FIGURE 3: Genomic integrity is affected in cac1Δ ctf4Δ cells. (A) Left, Rad52 foci are increased in cac1Δ ctf4Δ cells. Wild-type, cac1Δ, ctf4Δ, and cac1Δ ctf4Δ cells encoding Rad52-YFP were analyzed with fluorescence microscopy. Right, Rfa1 foci are increased in cac1Δ ctf4Δ cells. Wild-type, cac1Δ, ctf4Δ, and cac1Δ ctf4Δ cells encoding Rfa1-CFP were analyzed with fluorescence microscopy. Numbers indicate the percentage of cells that contained Rad52-YFP (left) or Rfa1-CFP foci (right). DNA replication was monitored by FACS analysis of DNA content. At least 200 cells were analyzed for each strain from three independent experiments. Statistical significance was measured using the two-tailed Mann-Whitney test. (B) γH2AX is increased in the absence of Cac1 in ctf4Δ cells. Left, Western blot was used to detect phosphorylation of H2A serine 129 (γH2AX). Right, histogram shows for WT, cac1Δ, ctf4Δ, and cac1Δ ctf4Δ, γH2AX/H2A ratios calculated based on Western blots signal intensities. DNA replication was monitored by FACS analysis of DNA content. The experiment has been done in duplicate. (C) CAF-1 inactivation increases mutation rate in ctf4Δ cells at the Tus/Ter barrier. Top, Schematic representation of the unidirectional and site-specific Tus-Ter replication fork barrier. Ter sequence is integrated 3.5 kb downstream ARS305 on Chromosome III where Tus protein (colored rectangles) binds specifically to Ter sequence, causing replication fork pausing. Upstream to Tus/Ter replication fork barrier is the URA3 reporter gene, which permits the positive selection for ura3 mutations in presence of 5-FOA to measure mutation rate. Bottom, exponentially growing cells expressing Tus protein were plated for 3 days at 30° on YPGal plates and plated out on 5-FOA to select for ura3 mutation. Box-and-whisker plots, representing the upper and lower quartile with the median, show the mutation rate in WT, cac1Δ, ctf4Δ, and cac1Δ ctf4Δ cells. Statistical analyses were done on n=5 independent experiments using two-tailed Mann-Whitney test; *p<0.05; ** p< 0.005; **** p<0.0001; ns, not significant.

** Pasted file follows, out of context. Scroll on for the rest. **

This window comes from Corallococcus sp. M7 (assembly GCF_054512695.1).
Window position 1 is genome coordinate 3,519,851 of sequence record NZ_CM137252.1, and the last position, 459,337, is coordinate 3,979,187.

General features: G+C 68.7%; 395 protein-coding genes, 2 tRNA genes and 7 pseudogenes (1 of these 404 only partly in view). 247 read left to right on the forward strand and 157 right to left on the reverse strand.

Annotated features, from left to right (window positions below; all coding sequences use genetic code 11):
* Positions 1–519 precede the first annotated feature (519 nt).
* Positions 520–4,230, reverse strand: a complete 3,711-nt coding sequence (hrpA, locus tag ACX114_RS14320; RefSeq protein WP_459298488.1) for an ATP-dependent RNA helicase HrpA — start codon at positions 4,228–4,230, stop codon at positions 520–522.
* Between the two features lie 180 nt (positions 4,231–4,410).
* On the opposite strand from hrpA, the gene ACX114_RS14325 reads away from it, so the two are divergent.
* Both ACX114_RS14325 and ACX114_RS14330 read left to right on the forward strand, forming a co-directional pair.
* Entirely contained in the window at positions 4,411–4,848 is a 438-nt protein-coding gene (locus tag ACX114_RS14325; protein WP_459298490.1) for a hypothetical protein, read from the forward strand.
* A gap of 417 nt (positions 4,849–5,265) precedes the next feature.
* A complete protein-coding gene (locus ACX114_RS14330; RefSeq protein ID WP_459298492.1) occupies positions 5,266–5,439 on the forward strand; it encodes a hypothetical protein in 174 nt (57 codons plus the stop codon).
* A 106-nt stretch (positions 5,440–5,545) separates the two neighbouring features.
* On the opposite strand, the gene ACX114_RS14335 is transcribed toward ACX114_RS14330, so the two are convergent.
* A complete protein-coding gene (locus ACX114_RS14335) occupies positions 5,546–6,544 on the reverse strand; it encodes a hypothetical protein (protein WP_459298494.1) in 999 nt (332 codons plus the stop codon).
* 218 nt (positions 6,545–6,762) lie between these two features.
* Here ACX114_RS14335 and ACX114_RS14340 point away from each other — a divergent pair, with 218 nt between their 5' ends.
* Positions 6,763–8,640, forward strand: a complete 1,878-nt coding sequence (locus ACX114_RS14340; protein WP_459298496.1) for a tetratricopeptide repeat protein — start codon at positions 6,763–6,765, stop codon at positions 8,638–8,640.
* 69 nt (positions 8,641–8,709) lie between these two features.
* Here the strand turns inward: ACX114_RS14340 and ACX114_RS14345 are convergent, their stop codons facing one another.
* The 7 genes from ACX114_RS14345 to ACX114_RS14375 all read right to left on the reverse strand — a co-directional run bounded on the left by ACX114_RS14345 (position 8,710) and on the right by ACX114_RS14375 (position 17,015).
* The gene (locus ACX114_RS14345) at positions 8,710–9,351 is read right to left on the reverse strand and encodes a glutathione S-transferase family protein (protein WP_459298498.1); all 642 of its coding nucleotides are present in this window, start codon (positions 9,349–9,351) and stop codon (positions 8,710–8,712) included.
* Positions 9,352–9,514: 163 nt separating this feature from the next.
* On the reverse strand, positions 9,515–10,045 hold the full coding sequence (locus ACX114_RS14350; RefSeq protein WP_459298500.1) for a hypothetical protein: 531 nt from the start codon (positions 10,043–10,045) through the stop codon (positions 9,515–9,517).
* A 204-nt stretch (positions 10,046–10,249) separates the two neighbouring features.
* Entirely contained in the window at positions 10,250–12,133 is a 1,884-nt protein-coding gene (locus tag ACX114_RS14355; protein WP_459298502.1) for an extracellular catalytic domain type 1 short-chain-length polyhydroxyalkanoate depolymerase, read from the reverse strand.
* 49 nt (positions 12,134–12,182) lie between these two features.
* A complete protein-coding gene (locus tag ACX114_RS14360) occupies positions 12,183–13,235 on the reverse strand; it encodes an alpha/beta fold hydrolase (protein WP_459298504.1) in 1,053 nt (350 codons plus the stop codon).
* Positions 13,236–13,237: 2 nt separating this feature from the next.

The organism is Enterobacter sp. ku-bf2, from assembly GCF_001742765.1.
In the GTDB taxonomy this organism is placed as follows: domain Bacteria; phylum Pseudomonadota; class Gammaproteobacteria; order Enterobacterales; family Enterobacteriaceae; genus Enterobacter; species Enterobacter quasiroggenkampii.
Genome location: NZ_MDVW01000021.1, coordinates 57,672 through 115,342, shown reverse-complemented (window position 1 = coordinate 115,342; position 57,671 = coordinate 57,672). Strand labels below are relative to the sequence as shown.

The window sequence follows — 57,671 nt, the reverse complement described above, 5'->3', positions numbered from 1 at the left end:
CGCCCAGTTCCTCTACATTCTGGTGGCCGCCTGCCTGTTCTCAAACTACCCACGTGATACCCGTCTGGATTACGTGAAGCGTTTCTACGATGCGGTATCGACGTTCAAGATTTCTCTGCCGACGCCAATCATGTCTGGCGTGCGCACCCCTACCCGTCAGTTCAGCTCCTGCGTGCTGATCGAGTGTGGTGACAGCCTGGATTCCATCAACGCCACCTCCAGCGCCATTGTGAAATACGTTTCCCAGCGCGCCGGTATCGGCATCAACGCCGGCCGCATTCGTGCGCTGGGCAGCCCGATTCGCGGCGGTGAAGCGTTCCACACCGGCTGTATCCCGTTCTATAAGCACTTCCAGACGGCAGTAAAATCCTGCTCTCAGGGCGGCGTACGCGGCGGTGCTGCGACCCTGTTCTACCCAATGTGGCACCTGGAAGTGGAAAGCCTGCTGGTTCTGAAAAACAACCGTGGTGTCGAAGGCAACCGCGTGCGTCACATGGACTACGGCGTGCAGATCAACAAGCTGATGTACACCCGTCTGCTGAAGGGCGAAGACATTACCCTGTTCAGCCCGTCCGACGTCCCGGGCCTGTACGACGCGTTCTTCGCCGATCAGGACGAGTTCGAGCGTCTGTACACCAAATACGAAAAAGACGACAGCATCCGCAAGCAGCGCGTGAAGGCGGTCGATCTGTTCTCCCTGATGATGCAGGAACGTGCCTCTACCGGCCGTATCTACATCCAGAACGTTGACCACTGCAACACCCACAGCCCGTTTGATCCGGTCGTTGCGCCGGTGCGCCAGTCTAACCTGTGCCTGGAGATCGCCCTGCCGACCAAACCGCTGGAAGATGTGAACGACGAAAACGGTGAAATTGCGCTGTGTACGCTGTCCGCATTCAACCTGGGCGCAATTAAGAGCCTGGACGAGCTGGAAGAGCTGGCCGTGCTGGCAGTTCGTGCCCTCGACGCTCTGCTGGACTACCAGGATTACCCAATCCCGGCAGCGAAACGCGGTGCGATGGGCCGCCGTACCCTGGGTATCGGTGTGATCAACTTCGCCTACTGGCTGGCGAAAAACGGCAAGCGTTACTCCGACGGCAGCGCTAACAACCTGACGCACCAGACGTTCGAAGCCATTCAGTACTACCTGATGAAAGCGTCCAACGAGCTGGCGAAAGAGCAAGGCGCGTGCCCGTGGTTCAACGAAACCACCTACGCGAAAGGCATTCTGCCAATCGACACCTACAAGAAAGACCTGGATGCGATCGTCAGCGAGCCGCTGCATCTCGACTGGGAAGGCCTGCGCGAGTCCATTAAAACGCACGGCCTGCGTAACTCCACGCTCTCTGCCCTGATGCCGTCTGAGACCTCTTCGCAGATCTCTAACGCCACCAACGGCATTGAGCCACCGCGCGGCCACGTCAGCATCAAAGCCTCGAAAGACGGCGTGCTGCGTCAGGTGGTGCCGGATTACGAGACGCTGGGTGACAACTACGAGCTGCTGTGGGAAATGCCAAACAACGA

Dissecting the importance of Cac1 in functions mediated by Ctf4